Free Agent Pitchers the Red Sox Should Consider


As part two of the series on who the Red Sox should focus their attention and money on this offseason, we look at the starting pitchers that could provide some bang for their buck.

Newly appointed GM Ben Cherington stated in his first press conference that they (the Sox brass) will search for low value, high return free agents, using Alfredo Aceves as an example.  He was relatively cheap to sign and only slightly overperformed this past season (note the sarcasm).  It is these types of investments that pay off huge dividends for the club rather than throw $80 some million dollars at a pitcher in his early to mid thirties, only to have him lay an egg and then require Tommy John Surgery.  Everyone knows who that is.

Keep in mind, the Red Sox already have their top three pitchers in place with Josh Beckett, Jon Lester and Clay Buchholz so it’s not as though they need to go out and sign a bonified number one guy; considering all three get their act together and report to camp in shape with a hungry appetite to win and not to eat chicken.  Any pitchers they target will most likely be slotted in at number four and five. 

With that being said, let’s look at four free agent pitchers who may have a lower price tage but still be able to deliver the goods.

1. Edwin Jackson – the once promising German arm looked to have a career full of wins with minimal losses on his record.  But the 28 year old has bounced around the big leagues before landing in St. Louis this summer where he would go on to win a World Series.  Prior to that he’s been property of six other teams in just eight seasons. 

This past season, Jackson split his duties between the Chicago White Sox and St. Louis Cardinals, posting a 12-9 record with a 3.79 ERA.  His contract was worth $8.75 million and he is set to become an unrestricted free agent in a matter of days.

While he hasn’t exactly shown he can consistently stay healthy over the past couple of seasons, he has won 12 or more games during three of his last six seasons.  His price tag should be around that $6-$7 million per year and will likely settle on a two-year deal with an option.  This past World Series he’s proven he can perform in the clutch, although his frequent walks in game four are a concern.

On the up side, he did work 199.0 innings in 2011.  Considering the amount of innings that both Lackey and Tim Wakefield covered last year, Jackson could be the guy to help eat some innings as a fourth or fifth starter.  His price tag should be reasonable and if he can chew away some innings and win 12-13 ballgames, why not take a chance. 

2. Paul Maholm – the former Pittsburgh Pirate, who was shut down after 26 starts last season due to a shoulder strain could be a nice fit on the back end of the rotation in Boston.  At 29, Maholm has spent his entire 7 year career as a member of the Pirates, but it is expected they will decline to pick up his $9.75 million dollar option making him a free agent.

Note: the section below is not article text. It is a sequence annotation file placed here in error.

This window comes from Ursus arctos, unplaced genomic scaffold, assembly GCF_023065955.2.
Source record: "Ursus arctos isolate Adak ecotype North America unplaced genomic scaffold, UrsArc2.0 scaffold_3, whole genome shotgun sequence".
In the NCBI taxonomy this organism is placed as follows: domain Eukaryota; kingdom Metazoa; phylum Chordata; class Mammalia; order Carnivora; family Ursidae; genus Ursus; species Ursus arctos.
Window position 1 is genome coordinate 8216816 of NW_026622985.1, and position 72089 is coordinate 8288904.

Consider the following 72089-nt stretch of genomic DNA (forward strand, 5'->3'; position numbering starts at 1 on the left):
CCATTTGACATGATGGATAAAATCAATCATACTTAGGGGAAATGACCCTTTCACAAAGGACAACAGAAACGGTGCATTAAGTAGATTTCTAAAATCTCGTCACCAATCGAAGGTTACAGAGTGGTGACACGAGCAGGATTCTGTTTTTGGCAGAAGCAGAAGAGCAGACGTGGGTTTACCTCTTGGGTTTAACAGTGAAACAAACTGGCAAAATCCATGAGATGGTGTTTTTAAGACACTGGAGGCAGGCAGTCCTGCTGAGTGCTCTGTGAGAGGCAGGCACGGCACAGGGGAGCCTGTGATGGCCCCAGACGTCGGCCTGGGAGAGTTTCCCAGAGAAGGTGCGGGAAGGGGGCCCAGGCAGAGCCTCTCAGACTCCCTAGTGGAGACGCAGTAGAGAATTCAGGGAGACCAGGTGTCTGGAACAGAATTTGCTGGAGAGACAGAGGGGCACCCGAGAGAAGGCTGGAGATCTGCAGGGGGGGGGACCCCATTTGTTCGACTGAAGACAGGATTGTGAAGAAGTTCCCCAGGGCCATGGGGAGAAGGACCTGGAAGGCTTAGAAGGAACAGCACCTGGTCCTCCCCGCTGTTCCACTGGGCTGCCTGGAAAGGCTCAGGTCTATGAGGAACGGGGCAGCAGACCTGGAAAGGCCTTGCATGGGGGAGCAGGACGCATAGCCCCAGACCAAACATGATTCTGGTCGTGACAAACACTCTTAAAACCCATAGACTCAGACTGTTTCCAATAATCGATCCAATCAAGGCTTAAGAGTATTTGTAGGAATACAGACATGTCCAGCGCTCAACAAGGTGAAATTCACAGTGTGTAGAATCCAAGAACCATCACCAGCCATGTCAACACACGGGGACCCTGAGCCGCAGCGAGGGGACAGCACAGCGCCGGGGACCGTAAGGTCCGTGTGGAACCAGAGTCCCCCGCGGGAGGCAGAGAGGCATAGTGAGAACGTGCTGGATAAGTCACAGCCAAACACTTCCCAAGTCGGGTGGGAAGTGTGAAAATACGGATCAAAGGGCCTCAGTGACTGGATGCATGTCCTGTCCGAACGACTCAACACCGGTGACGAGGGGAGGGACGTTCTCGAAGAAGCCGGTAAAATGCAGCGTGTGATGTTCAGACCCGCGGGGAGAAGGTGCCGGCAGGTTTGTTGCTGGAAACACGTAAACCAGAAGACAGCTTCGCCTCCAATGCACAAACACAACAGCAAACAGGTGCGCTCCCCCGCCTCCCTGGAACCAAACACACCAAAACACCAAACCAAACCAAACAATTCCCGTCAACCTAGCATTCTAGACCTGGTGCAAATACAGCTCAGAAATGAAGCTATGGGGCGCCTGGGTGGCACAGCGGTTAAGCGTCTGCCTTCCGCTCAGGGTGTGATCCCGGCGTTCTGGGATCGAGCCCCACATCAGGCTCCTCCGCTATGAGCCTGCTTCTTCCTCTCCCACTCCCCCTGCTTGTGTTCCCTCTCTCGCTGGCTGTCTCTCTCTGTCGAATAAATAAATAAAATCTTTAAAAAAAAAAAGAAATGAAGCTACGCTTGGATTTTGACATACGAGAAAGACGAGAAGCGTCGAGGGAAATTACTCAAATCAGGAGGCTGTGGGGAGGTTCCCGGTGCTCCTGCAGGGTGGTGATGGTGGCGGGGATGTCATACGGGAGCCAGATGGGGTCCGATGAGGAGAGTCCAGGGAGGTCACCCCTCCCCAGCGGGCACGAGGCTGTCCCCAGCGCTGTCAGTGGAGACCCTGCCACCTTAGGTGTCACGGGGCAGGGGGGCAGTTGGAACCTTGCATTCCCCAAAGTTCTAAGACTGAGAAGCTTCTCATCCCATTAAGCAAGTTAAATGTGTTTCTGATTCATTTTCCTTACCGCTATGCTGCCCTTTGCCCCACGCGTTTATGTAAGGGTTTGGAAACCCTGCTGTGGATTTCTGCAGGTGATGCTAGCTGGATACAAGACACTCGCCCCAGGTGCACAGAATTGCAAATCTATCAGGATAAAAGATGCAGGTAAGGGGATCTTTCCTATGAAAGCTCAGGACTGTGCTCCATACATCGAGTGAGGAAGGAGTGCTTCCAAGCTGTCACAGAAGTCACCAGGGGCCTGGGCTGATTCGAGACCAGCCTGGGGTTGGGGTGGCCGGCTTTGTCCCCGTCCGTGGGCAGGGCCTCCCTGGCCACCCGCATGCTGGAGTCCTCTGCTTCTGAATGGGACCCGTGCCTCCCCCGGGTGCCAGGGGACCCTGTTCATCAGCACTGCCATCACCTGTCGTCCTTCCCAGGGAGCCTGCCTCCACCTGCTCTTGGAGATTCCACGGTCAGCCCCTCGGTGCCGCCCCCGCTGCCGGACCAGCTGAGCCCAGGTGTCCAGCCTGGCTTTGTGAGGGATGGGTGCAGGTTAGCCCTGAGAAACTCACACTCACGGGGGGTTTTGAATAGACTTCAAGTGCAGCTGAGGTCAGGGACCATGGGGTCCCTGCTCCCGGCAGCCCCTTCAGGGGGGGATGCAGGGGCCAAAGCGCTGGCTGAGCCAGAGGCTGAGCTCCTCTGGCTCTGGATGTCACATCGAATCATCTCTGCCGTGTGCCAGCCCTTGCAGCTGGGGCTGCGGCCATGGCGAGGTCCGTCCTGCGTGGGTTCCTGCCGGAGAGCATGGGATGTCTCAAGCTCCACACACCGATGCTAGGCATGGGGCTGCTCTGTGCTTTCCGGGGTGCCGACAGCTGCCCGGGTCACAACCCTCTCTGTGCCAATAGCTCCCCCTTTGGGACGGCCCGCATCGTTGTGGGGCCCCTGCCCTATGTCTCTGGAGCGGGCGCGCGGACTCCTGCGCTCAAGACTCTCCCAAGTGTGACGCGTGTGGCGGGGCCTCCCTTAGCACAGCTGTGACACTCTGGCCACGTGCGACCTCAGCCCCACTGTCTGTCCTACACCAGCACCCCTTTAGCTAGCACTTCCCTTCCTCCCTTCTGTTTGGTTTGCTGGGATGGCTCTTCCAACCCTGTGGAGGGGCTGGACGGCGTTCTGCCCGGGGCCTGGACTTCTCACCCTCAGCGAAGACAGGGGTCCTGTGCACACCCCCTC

Now before you stop reading because you think this is an idiotic suggestion, just consider this.  Sure his career record is not good (53-73), but his ERA is a reasonable 4.36 and he’s average over 180 innings in his last six seasons.  He would need some work as his career WHIP is 1.424 and his hits per 9 innings is over 9.0.

On the up side, Maholm only gave a career best 11 home runs last year and his walks were down, although his innings were down as well.  Last season’s ERA was at 3.66, the lowest of his career so he might be a good gamble.  Maybe the Red Sox can snag him for around $5 million a year on a 3-year deal.  He’s young, has shown a tremendous amount of potential and just for argument sake, let’s say Mike Maddux becomes the new manager for the Red Sox.  What a perfect marriage when you look at what Maddux has done as the pitching coach in Texas.

3. Erik Bedard – it was between Bedard or Rich Harden and given Harden’s injury history, Bedard becomes the front runner.  Now Bedard hasn’t exactly been given a rubber arm either, but when looking at the potential, Bedard appears to have an edge.  It wouldn’t hurt to have another lefty in the rotation and Bedard has proven he can handle the pressure of playing in Boston (although it was a small sample size).  He should come real cheap, probably like a Wakefield type deal 2 years, $5 million total. 

4. Bruce Chen – the crafty veteran managed to post a 12-8 record with a respectable 3.77 ERA for the dismal Kansas City Royals last season.   Chen worked a total of 155 innings for the Royals in 2011, so he could potentially fill the void left by Wakefield or Lackey and would likely perform a lot better as well.  At 34 his age is starting to be a concern, but he should come relatively cheap as he made $2 million last year.  Throw a one-year deal with an option worth $2 million per year and who knows, you might acquire a solid, fifth starter.  The Red Sox were reportedly interested in Chen at the deadline this year but couldn’t pull the trigger.

While it was difficult to pull four solid names together, the four mentioned do provide some good possibilities for the Red Sox.  Take into acocunt the age and potential price tags of some of the other free agent starters and they suddenly become outside the relm of reason.  The above four all fit the mold of a potential low investment with a possible huge payback and who knows, maybe they can capture lightning in a bottle two years in a row.

It’s hard to imagine that the Red Sox look to their farm system for back end starters.  Kyle Weiland and Andrew Miller both proved they weren’t ready for the big leagues, so free agency or trades may be the route of choice for Cherington.  Throw in the possibility that either Aceves or Daniel Bard could take on a starting role and maybe you only need one free agent signing.   

For all the latest news and analysis from BoSox Injection, follow us on TwitterFacebook, or with our RSS feed.